The American Heart Association and the Children’s Heart Foundation launch the second year of Little Hats, Big Hearts in Los Angeles County. Sponsored locally by Union Bank, the program that dons newborns with knitted red caps raises awareness of heart disease, the No. 1 killer of Americans, and congenital heart defects, the most common type of birth defect in the country. All babies born at participating hospitals during the month of February will receive a hat. Continue reading “Volunteers Needed to Knit Red Hats for Heart Month”
Glendale Adventist Medical Center received the American Heart Association/American Stroke Association’s Get With the Guidelines: Stroke Gold Plus Quality Achievement Award With Target: Stroke Honor Roll Elite. The award recognizes the hospital’s commitment to providing the most appropriate stroke treatment according to nationally recognized, research-based guidelines based on the latest scientific evidence.
Hospitals must achieve 85% or higher adherence to all Get With the Guidelines: Stroke achievement indicators for two or more consecutive 12-month periods and achieve 75% or higher compliance with five of eight measures to receive the Gold Plus Quality Achievement Award.
To qualify for the Target: Stroke Honor Roll Elite, hospitals must meet quality measures developed to reduce the time between the patient’s arrival at the hospital and treatment with the clot-buster tissue plasminogen activator, or tPA, the only drug approved by the U.S. Food and Drug Administration to treat ischemic stroke. If given intravenously in the first three hours after the start of stroke symptoms, tPA has been shown to significantly reduce the effects of stroke and lessen the chance of permanent disability. Glendale Adventist Medical Center earned the award by meeting specific quality achievement measures for the diagnosis and treatment of stroke patients at a set level for a designated period.
These quality measures are designed to help hospital teams follow the most up-to-date, evidence-based guidelines with the goal of speeding recovery and reducing death and disability for stroke patients. GAMC has also met specific scientific guidelines as a Primary Stroke Center or as a Comprehensive Stroke Center, featuring a comprehensive system for rapid diagnosis and treatment of stroke patients admitted to the emergency department.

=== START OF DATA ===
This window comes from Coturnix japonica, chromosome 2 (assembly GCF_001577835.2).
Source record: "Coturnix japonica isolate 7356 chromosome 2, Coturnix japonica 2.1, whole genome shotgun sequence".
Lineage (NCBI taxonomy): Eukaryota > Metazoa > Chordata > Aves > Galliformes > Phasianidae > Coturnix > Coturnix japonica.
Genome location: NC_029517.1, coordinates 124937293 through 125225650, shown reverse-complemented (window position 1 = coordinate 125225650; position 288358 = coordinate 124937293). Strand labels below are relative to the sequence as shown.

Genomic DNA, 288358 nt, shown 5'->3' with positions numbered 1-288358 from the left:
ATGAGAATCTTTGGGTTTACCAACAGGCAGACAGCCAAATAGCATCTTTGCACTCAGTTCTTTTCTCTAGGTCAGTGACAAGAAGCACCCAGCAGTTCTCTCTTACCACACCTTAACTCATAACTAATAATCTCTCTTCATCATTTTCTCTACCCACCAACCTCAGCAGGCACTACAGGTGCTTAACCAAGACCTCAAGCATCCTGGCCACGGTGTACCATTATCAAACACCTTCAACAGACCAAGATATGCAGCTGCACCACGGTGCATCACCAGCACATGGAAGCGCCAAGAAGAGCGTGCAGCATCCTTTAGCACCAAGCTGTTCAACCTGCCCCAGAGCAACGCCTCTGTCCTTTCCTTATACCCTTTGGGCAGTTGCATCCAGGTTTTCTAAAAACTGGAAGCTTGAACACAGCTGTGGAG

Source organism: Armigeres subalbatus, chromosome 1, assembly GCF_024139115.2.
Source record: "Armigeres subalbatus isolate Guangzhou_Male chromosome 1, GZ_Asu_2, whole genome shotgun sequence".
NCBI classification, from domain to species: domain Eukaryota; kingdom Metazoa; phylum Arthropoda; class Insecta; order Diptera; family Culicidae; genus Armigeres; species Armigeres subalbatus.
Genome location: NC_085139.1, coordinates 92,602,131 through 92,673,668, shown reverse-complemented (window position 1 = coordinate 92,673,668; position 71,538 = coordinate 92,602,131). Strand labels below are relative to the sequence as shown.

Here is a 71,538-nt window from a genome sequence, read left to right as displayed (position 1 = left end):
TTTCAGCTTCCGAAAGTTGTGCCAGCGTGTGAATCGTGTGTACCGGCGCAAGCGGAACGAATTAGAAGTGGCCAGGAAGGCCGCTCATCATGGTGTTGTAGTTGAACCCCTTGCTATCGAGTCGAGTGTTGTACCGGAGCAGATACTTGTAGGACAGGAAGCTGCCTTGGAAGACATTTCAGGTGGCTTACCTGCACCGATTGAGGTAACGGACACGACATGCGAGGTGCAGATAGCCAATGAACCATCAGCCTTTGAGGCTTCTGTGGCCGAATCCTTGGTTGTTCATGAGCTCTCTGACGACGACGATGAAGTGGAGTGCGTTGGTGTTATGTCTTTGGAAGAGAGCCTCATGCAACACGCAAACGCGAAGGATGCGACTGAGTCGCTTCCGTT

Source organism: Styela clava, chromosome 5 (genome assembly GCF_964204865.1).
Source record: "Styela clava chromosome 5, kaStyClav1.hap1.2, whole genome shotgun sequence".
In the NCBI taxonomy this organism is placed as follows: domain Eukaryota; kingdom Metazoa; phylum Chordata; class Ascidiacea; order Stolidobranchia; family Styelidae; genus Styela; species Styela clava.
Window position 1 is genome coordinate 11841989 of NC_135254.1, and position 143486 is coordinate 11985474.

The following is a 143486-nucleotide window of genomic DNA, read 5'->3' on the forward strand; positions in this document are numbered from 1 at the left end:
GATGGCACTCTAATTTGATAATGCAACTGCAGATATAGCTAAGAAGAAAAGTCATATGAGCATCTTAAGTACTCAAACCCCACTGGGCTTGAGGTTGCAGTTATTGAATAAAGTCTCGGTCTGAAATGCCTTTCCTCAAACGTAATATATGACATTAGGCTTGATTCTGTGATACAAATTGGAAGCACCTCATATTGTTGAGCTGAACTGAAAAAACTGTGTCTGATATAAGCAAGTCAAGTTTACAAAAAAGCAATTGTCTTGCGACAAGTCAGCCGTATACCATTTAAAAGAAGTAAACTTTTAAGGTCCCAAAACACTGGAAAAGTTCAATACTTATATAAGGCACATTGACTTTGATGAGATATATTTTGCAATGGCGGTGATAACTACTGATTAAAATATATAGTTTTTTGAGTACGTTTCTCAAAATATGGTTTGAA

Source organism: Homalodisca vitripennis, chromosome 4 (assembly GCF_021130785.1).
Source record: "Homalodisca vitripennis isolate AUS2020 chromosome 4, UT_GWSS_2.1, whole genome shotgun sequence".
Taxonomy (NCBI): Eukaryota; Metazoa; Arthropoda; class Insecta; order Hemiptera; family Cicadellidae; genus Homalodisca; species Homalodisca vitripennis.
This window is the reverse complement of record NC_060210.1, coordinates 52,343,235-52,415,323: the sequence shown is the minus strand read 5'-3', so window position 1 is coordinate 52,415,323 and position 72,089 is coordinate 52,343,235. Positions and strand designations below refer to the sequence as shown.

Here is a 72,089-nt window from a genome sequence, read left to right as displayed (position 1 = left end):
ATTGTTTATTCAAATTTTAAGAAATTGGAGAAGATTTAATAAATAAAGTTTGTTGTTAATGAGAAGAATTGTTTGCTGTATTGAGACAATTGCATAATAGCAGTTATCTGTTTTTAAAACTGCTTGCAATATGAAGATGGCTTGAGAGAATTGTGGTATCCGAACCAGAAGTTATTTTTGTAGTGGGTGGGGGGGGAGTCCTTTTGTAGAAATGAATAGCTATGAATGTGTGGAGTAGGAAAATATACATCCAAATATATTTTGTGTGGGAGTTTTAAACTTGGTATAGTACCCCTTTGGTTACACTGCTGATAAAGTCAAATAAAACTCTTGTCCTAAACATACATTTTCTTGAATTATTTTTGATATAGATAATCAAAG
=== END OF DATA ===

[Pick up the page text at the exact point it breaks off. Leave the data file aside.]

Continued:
“A stroke patient loses 1.9 million neurons each minute stroke treatment is delayed. This recognition further demonstrates our commitment to delivering advanced stroke treatments to patients quickly and safely,” said Marion Watson, Neuroscience director. “GAMC continues to strive for excellence in the acute treatment of stroke patients. The recognition from the American Heart Association/American Stroke Association’s Get With the Guidelines: Stroke further reinforces our team’s hard work.”
“The American Heart Association and American Stroke Association recognize GAMC for its commitment to stroke care,” said Dr. Paul Heidenreich, national chairman of the Get With the Guidelines Steering Committee and professor of medicine at Stanford University. “Research has shown there are benefits to patients who are treated at hospitals that have adopted the guidelines.”
Huntington Hospital has collaborated with the American Heart Association to provide every baby born at the hospital with a red onesie as a symbol of heart health and encouragement for a healthy future. Heart disease is the No. 1 killer of women, more than all forms of cancer combined. That means many of the women in these babies’ lives — their moms, sisters, grandmas or aunts —could be affected by heart disease.